This subfamily of bats generally begins mating in the fall. Females store sperm in the reproductive tract after mating and during hibernation and then ovulate in the spring. In some species,
such as the big brown bat (Eptesicus fuscus), mating also occurs in the spring. Gestation averages about two months, with altricial young typically born in late spring or early summer. Litter size is commonly one or two pups, although some species produce more. During birth, most females turn right side up and catch the infant in the tail membrane. Hoary bats and red bats have four teats, and occasionally raise four pups. On average, females lactate for one to two months. During the same period, the young learn to fly from their mothers just three weeks after birth on average and begin to forage on their own. The young may become independent during the first year, or spend the winter with the family unit. They are often left in roosts with hundreds of other bats. Females of many species become sexually mature the first year, while males typically mature the following year. Compared to mammals of a similar size, bats can live a very long time. They average 10 years or so but records of bats living 15 years and longer under natural conditions are not uncommon and there is one record of a little brown bat surviving for at least 32 years in the wild.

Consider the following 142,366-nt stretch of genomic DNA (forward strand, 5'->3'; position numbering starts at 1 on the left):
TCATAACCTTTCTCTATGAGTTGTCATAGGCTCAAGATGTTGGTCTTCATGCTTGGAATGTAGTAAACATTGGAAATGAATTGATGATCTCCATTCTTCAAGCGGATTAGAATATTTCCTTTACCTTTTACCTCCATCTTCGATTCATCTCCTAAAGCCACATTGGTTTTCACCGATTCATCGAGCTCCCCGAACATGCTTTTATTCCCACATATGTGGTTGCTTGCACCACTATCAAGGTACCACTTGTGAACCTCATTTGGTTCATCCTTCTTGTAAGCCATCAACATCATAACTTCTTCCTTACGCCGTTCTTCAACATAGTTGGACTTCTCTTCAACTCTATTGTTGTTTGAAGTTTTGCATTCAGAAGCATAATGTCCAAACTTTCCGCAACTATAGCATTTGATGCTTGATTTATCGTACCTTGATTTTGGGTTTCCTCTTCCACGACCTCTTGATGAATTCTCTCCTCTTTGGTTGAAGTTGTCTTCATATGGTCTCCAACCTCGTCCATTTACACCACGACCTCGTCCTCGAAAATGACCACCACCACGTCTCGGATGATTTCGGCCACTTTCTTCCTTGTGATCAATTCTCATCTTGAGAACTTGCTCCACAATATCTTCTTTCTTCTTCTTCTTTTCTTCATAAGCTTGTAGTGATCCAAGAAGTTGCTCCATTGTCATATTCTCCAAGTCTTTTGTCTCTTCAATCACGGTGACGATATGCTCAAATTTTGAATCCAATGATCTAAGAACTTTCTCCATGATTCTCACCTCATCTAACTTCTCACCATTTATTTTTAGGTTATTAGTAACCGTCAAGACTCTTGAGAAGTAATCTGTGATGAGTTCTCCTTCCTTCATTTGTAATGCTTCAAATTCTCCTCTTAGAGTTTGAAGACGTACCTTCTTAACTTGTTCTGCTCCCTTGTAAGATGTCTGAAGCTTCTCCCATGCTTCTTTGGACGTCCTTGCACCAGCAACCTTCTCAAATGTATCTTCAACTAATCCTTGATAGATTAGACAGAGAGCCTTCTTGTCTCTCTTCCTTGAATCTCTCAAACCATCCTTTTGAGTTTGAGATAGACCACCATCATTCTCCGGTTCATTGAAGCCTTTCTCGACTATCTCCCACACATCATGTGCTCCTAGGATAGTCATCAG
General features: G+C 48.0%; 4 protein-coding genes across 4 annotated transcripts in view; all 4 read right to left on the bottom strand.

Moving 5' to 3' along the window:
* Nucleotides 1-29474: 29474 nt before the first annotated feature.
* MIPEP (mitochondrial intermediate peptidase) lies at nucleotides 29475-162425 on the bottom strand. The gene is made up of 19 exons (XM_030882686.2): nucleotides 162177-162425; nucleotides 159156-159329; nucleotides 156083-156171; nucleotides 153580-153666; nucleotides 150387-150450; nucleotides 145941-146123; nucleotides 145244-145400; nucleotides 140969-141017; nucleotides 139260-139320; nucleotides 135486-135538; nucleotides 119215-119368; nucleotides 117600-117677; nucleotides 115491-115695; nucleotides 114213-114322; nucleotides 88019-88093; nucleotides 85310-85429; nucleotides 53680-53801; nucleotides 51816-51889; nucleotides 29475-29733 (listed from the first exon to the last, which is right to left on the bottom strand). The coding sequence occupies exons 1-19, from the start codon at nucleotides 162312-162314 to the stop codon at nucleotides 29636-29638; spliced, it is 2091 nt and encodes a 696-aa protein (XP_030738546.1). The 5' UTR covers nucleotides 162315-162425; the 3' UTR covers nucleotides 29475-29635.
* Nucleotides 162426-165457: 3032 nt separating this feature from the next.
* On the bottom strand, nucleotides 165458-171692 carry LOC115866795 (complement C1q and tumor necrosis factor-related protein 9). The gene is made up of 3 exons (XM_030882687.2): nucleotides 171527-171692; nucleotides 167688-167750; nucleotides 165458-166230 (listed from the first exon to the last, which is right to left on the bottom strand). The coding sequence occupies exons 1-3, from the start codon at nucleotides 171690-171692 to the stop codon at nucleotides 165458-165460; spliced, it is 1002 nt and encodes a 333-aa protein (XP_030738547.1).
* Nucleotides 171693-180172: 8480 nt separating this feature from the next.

Was this article helpful?
If Pregnancy Is Something That Frightens You, It's Time To Convert Your Fear Into Joy. Ready To Give Birth To A Child? Is The New Status Hitting Your State Of Mind? Are You Still Scared To Undergo All The Pain That Your Best Friend Underwent Just A Few Days Back? Not Convinced With The Answers Given By The Experts?